Today marks International Men’s Day, the annual, global event focused on promoting men’s health and contributions in the community.

Health on Female First

Health on Female First

With over 65% of men in the UK regularly exercising, finding a workout regime that combines cardiovascular fitness, high physical impact and safety is key to achieving results.

We’ve been focusing on a regime that not only enables you to maintain a healthy weight and build muscle, but also serves multiple benefits such as controlling high cholesterol and reducing highblood pressure. Mr Simon Moyes, Consultant Orthopaedic Consultant( at The Wellington Hospital ( comments on the impact of bodybuilding in the prevention of osteoporosis and arthritis for men:

“Strength training increases bone mass and can protect against the possibility of osteoporosis – it can even help build new bone. From about the age of 20 we lose approximately 1% of bone mass per year, thus the sooner one starts weight training the better, to help slow this deterioration - even though weight training at all ages can be beneficial.”

Mr Moyes continues, commenting on the need to increase weight without correcting technique to reduce the risk of injury: “Excessive weight training can lead to injury. It is important to start with low weights but slowly increase your workload, increasing it by not more than 10% per week. My personal opinion is that it is important to concentrate whilst training to ensure that you have the correct posture for all the various moves and lifts so as to reduce the risk of injury. Adding weight will not improve your technique, but it will increase the likelihood of an injury.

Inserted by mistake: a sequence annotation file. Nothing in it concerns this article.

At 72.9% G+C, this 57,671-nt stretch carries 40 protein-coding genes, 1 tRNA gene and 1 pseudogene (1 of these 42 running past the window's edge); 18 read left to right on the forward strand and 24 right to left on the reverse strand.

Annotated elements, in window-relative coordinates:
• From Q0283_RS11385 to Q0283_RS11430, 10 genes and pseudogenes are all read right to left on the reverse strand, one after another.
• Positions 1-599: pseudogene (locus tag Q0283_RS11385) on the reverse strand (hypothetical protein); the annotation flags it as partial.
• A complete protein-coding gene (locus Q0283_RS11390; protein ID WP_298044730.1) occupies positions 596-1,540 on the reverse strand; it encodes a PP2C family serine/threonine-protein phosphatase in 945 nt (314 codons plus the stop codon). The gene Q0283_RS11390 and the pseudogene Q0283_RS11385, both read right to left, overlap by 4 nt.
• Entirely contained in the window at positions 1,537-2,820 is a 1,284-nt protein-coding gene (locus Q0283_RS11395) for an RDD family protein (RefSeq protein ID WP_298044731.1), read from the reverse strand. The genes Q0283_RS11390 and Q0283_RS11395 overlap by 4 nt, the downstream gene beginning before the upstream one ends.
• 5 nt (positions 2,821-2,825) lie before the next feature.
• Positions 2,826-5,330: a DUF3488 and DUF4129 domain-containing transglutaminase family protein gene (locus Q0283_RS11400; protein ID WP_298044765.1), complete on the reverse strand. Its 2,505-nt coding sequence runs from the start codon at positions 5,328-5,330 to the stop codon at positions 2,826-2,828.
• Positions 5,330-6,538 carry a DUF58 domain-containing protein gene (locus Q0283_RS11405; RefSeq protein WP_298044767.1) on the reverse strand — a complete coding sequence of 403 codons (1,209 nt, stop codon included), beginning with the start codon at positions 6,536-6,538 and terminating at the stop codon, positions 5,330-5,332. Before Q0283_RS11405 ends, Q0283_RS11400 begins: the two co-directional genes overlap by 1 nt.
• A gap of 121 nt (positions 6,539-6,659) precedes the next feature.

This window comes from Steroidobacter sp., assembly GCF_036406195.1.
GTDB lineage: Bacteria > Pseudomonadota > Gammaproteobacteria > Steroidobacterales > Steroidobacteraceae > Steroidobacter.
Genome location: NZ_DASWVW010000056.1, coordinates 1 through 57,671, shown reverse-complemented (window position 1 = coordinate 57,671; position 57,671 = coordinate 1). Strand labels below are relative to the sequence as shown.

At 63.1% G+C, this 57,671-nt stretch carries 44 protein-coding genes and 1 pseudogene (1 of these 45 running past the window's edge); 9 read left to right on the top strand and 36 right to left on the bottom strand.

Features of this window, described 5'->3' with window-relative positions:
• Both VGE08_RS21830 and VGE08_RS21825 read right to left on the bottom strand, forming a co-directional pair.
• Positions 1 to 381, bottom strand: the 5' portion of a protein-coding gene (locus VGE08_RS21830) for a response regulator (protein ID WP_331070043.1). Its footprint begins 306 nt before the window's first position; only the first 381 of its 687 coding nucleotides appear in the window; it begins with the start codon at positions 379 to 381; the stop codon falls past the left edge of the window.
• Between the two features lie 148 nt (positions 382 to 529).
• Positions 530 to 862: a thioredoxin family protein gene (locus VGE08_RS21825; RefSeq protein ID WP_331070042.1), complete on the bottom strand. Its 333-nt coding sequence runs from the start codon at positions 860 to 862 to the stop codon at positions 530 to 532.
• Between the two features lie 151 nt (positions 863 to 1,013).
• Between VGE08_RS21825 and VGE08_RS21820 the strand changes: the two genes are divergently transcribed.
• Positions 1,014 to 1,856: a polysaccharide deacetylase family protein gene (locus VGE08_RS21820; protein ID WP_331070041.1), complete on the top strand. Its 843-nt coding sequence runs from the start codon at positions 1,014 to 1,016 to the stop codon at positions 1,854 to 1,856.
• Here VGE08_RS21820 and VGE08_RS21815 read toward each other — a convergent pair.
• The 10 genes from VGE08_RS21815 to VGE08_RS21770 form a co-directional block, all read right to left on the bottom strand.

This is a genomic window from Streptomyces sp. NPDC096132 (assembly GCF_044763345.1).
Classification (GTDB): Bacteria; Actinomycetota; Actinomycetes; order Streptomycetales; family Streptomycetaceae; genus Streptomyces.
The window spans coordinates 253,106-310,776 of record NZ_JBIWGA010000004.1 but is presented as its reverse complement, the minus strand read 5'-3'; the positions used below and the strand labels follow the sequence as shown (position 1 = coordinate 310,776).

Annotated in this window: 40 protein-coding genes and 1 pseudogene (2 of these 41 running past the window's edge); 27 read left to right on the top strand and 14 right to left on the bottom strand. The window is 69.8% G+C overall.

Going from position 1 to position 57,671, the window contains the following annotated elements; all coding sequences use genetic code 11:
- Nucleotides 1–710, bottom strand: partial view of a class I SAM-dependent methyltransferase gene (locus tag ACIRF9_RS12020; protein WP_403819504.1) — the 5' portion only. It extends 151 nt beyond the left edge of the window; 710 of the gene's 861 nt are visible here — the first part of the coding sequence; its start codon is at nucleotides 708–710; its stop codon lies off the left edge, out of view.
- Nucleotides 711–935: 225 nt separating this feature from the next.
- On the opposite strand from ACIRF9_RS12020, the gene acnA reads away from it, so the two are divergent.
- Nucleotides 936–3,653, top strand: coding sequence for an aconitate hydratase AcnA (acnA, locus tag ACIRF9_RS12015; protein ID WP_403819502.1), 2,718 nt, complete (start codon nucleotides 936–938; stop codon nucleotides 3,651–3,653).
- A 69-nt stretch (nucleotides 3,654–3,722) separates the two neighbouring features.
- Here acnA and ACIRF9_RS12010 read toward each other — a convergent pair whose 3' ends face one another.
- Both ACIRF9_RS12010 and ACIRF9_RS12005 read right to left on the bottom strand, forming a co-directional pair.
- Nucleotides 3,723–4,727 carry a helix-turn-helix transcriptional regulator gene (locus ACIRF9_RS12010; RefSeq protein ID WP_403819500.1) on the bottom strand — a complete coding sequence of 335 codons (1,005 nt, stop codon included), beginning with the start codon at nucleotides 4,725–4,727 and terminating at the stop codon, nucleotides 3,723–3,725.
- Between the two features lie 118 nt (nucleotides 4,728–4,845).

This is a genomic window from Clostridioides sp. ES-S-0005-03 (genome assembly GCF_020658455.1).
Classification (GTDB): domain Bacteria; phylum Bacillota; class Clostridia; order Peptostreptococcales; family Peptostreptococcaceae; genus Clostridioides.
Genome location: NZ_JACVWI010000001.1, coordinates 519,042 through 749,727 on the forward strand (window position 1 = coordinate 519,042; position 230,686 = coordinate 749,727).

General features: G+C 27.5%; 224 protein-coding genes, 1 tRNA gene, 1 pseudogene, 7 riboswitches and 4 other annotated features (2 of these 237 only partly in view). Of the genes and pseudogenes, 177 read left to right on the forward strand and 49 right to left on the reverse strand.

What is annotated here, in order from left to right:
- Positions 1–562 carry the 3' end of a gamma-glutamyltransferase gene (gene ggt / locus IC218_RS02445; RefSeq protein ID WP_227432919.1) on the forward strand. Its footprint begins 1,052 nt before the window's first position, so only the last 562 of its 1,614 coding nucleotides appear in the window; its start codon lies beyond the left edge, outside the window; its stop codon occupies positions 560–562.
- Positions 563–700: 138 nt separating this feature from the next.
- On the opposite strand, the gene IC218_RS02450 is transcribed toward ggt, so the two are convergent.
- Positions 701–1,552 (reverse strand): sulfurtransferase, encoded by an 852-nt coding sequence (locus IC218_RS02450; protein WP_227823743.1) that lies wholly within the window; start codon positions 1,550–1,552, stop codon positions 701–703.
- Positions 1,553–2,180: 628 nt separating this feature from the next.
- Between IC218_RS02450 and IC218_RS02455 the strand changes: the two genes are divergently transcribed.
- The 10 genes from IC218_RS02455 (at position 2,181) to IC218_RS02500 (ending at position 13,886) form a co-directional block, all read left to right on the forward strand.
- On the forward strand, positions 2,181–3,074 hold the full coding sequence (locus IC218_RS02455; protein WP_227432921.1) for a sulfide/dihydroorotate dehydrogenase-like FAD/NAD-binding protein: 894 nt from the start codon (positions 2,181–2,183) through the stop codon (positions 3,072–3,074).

“If someone has had surgery then their return to weight lifting and body building activities will depend upon their age, their type of weight training and the type of surgery they have undertaken”, explains Mr Moyes. “I allow most of my patients to start again after six to twelve weeks; after an ankle ligament reconstruction I would be happy for them to start after six weeks. For a knee ligament reconstruction this would be more like twelve weeks, and for shoulder stabilisation and cuff repairs this can be anything from twelve to twenty-four weeks”. After any surgery, it is important to create a specialised training programme to ensure no injury in the area is sustained.

On how to maximize your gym sessions, Mr Moyes would advise that the use of a personal trainer ideally twice per week should form part of your training sessions. “A frequency of twice a week would significantly improve the benefit that you get from your training, and it would also be more clinically supervised”, explains Mr Moyes. “The advantages of personal training are that it is more closely monitored and therefore you are less likely to sustain injury, while you are more likely to achieve higher fitness levels and be pushed further and faster than you would otherwise manage on your own.” Mr Moyes is also an advocate of interval training along with weight training to improve fitness levels and strength.

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